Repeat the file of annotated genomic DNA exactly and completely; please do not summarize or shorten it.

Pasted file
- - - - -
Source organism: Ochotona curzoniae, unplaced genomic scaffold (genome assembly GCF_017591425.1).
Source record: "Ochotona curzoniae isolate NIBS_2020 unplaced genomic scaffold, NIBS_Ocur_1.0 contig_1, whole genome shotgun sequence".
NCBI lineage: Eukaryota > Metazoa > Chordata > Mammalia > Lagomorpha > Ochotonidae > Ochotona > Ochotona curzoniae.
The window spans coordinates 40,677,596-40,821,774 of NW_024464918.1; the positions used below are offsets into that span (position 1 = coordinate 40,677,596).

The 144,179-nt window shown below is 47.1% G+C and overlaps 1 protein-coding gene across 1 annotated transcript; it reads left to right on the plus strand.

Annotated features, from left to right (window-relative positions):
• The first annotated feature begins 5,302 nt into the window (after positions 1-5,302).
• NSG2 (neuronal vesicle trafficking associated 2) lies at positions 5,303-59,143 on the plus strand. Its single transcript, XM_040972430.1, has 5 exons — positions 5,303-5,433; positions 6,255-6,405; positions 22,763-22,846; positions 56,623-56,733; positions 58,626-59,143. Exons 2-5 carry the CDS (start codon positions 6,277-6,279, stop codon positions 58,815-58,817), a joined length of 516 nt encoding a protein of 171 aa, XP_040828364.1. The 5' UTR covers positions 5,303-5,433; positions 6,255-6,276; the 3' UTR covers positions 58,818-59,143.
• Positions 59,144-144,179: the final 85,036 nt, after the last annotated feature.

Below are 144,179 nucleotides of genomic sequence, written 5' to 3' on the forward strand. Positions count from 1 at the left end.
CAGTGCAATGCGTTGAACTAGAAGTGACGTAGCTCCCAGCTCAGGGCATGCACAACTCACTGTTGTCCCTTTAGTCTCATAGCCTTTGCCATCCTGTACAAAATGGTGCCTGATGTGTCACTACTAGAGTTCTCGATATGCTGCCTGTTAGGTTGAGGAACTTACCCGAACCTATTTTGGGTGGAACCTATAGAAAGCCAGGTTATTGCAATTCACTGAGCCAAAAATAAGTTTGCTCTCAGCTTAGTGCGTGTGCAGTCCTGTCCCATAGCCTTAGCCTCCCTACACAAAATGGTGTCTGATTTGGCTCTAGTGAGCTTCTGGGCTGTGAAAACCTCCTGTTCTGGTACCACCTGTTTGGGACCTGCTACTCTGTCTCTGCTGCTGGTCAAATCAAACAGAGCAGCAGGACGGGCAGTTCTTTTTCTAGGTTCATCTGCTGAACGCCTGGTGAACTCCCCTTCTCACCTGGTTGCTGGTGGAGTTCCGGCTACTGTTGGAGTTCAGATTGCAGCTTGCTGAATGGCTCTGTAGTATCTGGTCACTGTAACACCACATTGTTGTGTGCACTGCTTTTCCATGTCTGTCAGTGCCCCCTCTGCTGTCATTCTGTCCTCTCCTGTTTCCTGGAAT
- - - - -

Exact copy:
Source organism: Ochotona curzoniae, unplaced genomic scaffold (genome assembly GCF_017591425.1).
Source record: "Ochotona curzoniae isolate NIBS_2020 unplaced genomic scaffold, NIBS_Ocur_1.0 contig_1, whole genome shotgun sequence".
NCBI lineage: Eukaryota > Metazoa > Chordata > Mammalia > Lagomorpha > Ochotonidae > Ochotona > Ochotona curzoniae.
The window spans coordinates 40,677,596-40,821,774 of NW_024464918.1; the positions used below are offsets into that span (position 1 = coordinate 40,677,596).

The 144,179-nt window shown below is 47.1% G+C and overlaps 1 protein-coding gene across 1 annotated transcript; it reads left to right on the plus strand.

Annotated features, from left to right (window-relative positions):
• The first annotated feature begins 5,302 nt into the window (after positions 1-5,302).
• NSG2 (neuronal vesicle trafficking associated 2) lies at positions 5,303-59,143 on the plus strand. Its single transcript, XM_040972430.1, has 5 exons — positions 5,303-5,433; positions 6,255-6,405; positions 22,763-22,846; positions 56,623-56,733; positions 58,626-59,143. Exons 2-5 carry the CDS (start codon positions 6,277-6,279, stop codon positions 58,815-58,817), a joined length of 516 nt encoding a protein of 171 aa, XP_040828364.1. The 5' UTR covers positions 5,303-5,433; positions 6,255-6,276; the 3' UTR covers positions 58,818-59,143.
• Positions 59,144-144,179: the final 85,036 nt, after the last annotated feature.

Below are 144,179 nucleotides of genomic sequence, written 5' to 3' on the forward strand. Positions count from 1 at the left end.
CAGTGCAATGCGTTGAACTAGAAGTGACGTAGCTCCCAGCTCAGGGCATGCACAACTCACTGTTGTCCCTTTAGTCTCATAGCCTTTGCCATCCTGTACAAAATGGTGCCTGATGTGTCACTACTAGAGTTCTCGATATGCTGCCTGTTAGGTTGAGGAACTTACCCGAACCTATTTTGGGTGGAACCTATAGAAAGCCAGGTTATTGCAATTCACTGAGCCAAAAATAAGTTTGCTCTCAGCTTAGTGCGTGTGCAGTCCTGTCCCATAGCCTTAGCCTCCCTACACAAAATGGTGTCTGATTTGGCTCTAGTGAGCTTCTGGGCTGTGAAAACCTCCTGTTCTGGTACCACCTGTTTGGGACCTGCTACTCTGTCTCTGCTGCTGGTCAAATCAAACAGAGCAGCAGGACGGGCAGTTCTTTTTCTAGGTTCATCTGCTGAACGCCTGGTGAACTCCCCTTCTCACCTGGTTGCTGGTGGAGTTCCGGCTACTGTTGGAGTTCAGATTGCAGCTTGCTGAATGGCTCTGTAGTATCTGGTCACTGTAACACCACATTGTTGTGTGCACTGCTTTTCCATGTCTGTCAGTGCCCCCTCTGCTGTCATTCTGTCCTCTCCTGTTTCCTGGAAT